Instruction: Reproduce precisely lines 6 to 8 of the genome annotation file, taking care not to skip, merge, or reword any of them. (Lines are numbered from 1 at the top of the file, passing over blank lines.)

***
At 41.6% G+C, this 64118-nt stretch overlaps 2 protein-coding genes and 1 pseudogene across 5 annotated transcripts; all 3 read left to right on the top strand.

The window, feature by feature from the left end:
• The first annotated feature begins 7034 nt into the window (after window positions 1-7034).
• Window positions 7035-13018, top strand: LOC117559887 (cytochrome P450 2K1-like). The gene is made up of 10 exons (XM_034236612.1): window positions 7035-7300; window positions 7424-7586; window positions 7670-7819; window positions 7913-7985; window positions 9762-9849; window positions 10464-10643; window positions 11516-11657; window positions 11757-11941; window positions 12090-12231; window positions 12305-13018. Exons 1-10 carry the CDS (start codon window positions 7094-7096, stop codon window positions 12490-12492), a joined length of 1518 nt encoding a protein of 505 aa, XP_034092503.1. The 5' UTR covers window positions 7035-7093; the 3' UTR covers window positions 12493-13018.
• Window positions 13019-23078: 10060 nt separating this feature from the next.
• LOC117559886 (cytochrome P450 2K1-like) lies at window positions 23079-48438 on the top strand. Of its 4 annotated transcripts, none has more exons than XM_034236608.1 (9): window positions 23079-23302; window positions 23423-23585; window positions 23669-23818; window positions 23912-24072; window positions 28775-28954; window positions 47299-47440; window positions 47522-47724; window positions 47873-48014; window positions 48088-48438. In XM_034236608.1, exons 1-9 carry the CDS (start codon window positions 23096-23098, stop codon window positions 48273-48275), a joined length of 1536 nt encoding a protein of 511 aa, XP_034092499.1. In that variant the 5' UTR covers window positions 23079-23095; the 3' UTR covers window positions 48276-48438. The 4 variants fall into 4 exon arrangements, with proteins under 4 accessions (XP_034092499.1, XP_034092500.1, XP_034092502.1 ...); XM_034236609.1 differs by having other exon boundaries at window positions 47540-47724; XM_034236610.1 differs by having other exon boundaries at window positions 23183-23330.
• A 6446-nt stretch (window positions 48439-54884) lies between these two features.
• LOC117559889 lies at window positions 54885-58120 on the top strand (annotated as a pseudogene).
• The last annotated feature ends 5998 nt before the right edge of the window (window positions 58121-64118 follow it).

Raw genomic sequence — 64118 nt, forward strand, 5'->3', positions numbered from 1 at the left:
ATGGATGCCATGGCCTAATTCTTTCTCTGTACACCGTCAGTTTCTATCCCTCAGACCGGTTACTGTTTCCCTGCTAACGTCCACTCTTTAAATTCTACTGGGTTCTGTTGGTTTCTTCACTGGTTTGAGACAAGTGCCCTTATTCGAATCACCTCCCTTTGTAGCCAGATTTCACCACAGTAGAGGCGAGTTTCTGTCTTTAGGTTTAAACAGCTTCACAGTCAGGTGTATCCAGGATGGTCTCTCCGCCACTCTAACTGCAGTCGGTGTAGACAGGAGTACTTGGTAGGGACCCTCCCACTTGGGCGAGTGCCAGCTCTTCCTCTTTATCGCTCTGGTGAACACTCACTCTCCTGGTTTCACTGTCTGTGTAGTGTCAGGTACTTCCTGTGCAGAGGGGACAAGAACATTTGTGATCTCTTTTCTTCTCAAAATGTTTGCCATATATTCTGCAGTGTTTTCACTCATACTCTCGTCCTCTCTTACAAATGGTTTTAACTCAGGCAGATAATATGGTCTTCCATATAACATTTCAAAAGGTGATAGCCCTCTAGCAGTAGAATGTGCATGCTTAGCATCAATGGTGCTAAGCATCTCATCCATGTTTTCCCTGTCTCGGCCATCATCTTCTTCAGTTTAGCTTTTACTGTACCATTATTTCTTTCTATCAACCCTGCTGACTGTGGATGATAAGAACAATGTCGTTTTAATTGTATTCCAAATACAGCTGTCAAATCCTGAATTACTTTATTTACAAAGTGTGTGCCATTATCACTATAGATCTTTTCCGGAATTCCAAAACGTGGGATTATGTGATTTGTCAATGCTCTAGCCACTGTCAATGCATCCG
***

• LOC117559886 (cytochrome P450 2K1-like) lies at window positions 23079-48438 on the top strand. Of its 4 annotated transcripts, none has more exons than XM_034236608.1 (9): window positions 23079-23302; window positions 23423-23585; window positions 23669-23818; window positions 23912-24072; window positions 28775-28954; window positions 47299-47440; window positions 47522-47724; window positions 47873-48014; window positions 48088-48438. In XM_034236608.1, exons 1-9 carry the CDS (start codon window positions 23096-23098, stop codon window positions 48273-48275), a joined length of 1536 nt encoding a protein of 511 aa, XP_034092499.1. In that variant the 5' UTR covers window positions 23079-23095; the 3' UTR covers window positions 48276-48438. The 4 variants fall into 4 exon arrangements, with proteins under 4 accessions (XP_034092499.1, XP_034092500.1, XP_034092502.1 ...); XM_034236609.1 differs by having other exon boundaries at window positions 47540-47724; XM_034236610.1 differs by having other exon boundaries at window positions 23183-23330.
• A 6446-nt stretch (window positions 48439-54884) lies between these two features.
• LOC117559889 lies at window positions 54885-58120 on the top strand (annotated as a pseudogene).